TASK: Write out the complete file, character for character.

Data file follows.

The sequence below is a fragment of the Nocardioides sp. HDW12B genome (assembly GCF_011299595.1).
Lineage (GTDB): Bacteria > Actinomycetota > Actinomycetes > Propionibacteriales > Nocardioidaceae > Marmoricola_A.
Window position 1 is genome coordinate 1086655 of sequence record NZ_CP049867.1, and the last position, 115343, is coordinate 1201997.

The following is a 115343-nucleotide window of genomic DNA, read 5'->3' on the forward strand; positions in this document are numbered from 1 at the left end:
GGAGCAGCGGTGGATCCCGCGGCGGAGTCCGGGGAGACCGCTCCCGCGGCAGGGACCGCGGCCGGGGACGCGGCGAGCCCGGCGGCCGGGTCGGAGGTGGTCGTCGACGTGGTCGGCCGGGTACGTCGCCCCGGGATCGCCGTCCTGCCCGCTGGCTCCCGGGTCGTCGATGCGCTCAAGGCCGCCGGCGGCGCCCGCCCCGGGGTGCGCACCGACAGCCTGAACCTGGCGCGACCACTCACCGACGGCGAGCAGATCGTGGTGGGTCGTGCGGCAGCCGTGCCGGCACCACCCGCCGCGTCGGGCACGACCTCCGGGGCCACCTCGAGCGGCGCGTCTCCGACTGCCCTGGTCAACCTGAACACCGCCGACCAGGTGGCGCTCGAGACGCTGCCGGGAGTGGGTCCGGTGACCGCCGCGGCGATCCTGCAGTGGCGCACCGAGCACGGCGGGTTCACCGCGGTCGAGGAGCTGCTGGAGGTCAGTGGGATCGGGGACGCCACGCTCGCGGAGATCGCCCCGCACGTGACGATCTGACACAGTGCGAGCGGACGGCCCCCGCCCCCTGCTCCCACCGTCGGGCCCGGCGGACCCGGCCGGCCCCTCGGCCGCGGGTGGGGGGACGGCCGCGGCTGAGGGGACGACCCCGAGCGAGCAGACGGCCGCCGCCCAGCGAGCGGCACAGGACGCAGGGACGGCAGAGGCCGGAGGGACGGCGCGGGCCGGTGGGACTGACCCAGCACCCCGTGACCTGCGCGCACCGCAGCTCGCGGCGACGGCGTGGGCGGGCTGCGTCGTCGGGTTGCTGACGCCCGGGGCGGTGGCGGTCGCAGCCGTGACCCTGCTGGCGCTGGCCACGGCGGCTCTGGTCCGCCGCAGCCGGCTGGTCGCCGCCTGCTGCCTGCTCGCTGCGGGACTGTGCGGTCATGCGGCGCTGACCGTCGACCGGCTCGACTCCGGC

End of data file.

The sequence below is a fragment of the Nocardioides sp. HDW12B genome (assembly GCF_011299595.1).
Lineage (GTDB): Bacteria > Actinomycetota > Actinomycetes > Propionibacteriales > Nocardioidaceae > Marmoricola_A.
Window position 1 is genome coordinate 1086655 of sequence record NZ_CP049867.1, and the last position, 115343, is coordinate 1201997.

The following is a 115343-nucleotide window of genomic DNA, read 5'->3' on the forward strand; positions in this document are numbered from 1 at the left end:
GGAGCAGCGGTGGATCCCGCGGCGGAGTCCGGGGAGACCGCTCCCGCGGCAGGGACCGCGGCCGGGGACGCGGCGAGCCCGGCGGCCGGGTCGGAGGTGGTCGTCGACGTGGTCGGCCGGGTACGTCGCCCCGGGATCGCCGTCCTGCCCGCTGGCTCCCGGGTCGTCGATGCGCTCAAGGCCGCCGGCGGCGCCCGCCCCGGGGTGCGCACCGACAGCCTGAACCTGGCGCGACCACTCACCGACGGCGAGCAGATCGTGGTGGGTCGTGCGGCAGCCGTGCCGGCACCACCCGCCGCGTCGGGCACGACCTCCGGGGCCACCTCGAGCGGCGCGTCTCCGACTGCCCTGGTCAACCTGAACACCGCCGACCAGGTGGCGCTCGAGACGCTGCCGGGAGTGGGTCCGGTGACCGCCGCGGCGATCCTGCAGTGGCGCACCGAGCACGGCGGGTTCACCGCGGTCGAGGAGCTGCTGGAGGTCAGTGGGATCGGGGACGCCACGCTCGCGGAGATCGCCCCGCACGTGACGATCTGACACAGTGCGAGCGGACGGCCCCCGCCCCCTGCTCCCACCGTCGGGCCCGGCGGACCCGGCCGGCCCCTCGGCCGCGGGTGGGGGGACGGCCGCGGCTGAGGGGACGACCCCGAGCGAGCAGACGGCCGCCGCCCAGCGAGCGGCACAGGACGCAGGGACGGCAGAGGCCGGAGGGACGGCGCGGGCCGGTGGGACTGACCCAGCACCCCGTGACCTGCGCGCACCGCAGCTCGCGGCGACGGCGTGGGCGGGCTGCGTCGTCGGGTTGCTGACGCCCGGGGCGGTGGCGGTCGCAGCCGTGACCCTGCTGGCGCTGGCCACGGCGGCTCTGGTCCGCCGCAGCCGGCTGGTCGCCGCCTGCTGCCTGCTCGCTGCGGGACTGTGCGGTCATGCGGCGCTGACCGTCGACCGGCTCGACTCCGGC